Therein lies the real conundrum. I love the story in Final Fantasy VI, and I loved the sense of victory that came with surviving each subsequent boss battle, but the mindless level-grinding and the few moments when I lost progress thanks to a missed opportunity to Save make me not so sure about going back to a game. This isn’t exclusive to Final Fantasy titles, of course, and it’s a key reason why developers look to adding material for a New Game+ file in their creations; if there’s more to do even after a game is beaten, there’s at least a little replayability.

One nice result from this marathon of cleaning (which, admittedly, still isn’t complete) is that I found some games I still haven’t completed, so I still have plenty of distractions for the limited time I set aside for video games. This, of course, ends up being another factor; with what limited free time I do have that I’m not dedicating to writing, editing, proofreading, sleeping, work, or other things, why would I want to play a game I’ve already beaten when I can choose something new? I realize there is plenty of merit in replaying a game. The problem I seem to have is that I can’t motivate myself to go through something all over again when there are other options (which, really, says a lot about me as a person outside of video games, now that I think about it).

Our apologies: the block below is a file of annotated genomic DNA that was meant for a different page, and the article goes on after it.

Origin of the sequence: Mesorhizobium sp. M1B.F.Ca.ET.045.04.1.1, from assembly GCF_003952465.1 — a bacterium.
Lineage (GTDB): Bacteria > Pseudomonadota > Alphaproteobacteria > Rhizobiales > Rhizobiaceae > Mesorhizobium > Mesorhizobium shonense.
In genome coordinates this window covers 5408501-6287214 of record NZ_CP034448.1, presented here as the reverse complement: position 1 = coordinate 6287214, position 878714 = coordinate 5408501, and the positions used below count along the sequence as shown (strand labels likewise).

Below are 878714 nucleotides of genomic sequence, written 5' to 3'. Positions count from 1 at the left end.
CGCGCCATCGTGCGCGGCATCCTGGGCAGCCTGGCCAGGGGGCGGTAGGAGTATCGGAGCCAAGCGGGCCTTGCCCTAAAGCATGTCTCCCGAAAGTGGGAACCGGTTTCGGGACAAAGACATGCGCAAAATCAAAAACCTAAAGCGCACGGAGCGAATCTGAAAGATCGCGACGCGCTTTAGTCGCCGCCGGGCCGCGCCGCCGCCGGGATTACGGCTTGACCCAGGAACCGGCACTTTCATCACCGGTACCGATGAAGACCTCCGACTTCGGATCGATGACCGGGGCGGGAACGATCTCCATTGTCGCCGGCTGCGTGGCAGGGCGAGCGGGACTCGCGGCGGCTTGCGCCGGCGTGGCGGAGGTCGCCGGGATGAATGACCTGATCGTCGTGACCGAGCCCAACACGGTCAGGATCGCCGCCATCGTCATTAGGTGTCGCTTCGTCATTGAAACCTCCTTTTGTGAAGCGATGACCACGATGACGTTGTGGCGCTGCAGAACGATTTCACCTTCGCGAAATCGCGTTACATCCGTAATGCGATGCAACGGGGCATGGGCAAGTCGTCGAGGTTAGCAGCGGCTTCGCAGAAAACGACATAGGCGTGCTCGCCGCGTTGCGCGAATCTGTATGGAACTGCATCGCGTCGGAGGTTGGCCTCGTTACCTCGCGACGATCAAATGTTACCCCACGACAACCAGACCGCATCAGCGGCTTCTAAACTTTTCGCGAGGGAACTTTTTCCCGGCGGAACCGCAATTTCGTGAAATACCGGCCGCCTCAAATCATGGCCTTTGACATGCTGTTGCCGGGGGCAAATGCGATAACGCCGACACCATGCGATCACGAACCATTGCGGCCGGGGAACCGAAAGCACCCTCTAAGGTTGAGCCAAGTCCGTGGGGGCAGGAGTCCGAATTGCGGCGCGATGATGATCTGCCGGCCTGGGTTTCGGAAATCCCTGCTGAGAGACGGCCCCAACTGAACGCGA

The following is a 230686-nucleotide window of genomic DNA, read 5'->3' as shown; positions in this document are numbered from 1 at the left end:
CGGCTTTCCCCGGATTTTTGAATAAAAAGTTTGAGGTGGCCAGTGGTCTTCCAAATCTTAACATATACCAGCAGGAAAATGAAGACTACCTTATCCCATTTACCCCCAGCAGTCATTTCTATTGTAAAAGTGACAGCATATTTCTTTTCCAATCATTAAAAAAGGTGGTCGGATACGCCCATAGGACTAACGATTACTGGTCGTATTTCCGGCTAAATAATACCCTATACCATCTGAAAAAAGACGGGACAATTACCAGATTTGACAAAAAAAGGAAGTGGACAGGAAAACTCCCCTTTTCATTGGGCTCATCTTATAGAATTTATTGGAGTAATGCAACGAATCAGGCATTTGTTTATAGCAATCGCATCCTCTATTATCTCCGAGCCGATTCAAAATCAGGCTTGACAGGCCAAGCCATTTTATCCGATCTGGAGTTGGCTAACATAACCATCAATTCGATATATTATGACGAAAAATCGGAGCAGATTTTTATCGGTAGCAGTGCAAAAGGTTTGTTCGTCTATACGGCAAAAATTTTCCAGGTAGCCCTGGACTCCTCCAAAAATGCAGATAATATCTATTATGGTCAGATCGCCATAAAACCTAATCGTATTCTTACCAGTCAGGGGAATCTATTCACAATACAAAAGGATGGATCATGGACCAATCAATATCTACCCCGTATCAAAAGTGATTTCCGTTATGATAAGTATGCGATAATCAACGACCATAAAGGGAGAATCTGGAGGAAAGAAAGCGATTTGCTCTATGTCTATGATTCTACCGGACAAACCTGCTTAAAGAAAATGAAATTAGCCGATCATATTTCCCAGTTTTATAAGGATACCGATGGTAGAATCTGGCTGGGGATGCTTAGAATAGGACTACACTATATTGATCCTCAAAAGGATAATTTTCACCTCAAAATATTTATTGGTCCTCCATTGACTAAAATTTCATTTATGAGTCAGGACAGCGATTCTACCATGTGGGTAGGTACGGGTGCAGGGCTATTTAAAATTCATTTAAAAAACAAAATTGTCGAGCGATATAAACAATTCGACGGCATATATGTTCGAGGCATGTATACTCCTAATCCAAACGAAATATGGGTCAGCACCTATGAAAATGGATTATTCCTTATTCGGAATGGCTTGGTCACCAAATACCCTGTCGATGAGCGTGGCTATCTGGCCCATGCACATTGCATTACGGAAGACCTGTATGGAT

Creative fuzziness and beach fantasies

That sounded a lot better in my head than it did in the title bar, but I don’t feel like going back at this point. Laziness wins this round.

Right. So I’m at a particularly frustrating point of stagnation where no new story ideas are really appearing in the murky, soupy goo that is my imagination, but present projects have halted to some degree. I’m continuing to work at them, but I’m also a particular kind of drained that doesn’t want to let up. This is a rare and luxurious time that I am grateful I’m not writing on a deadline or being depended upon by publishers (except for the short Five Nights At Freddy’s piece I need to write after this, which I actually forgot about for a moment there). It’s like turning on the television only to find static on every channel. More easily to relate to: it’s like turning on the television and having a million channels, but nothing to watch. I do have three boxes of Story Cubes (Story Cubes, Story Cubes Actions, and Story Cubes Voyages) that I may start making use of if this dry spell persists. On the plus side, I have returned to writing in my journal. That must count for something, probably.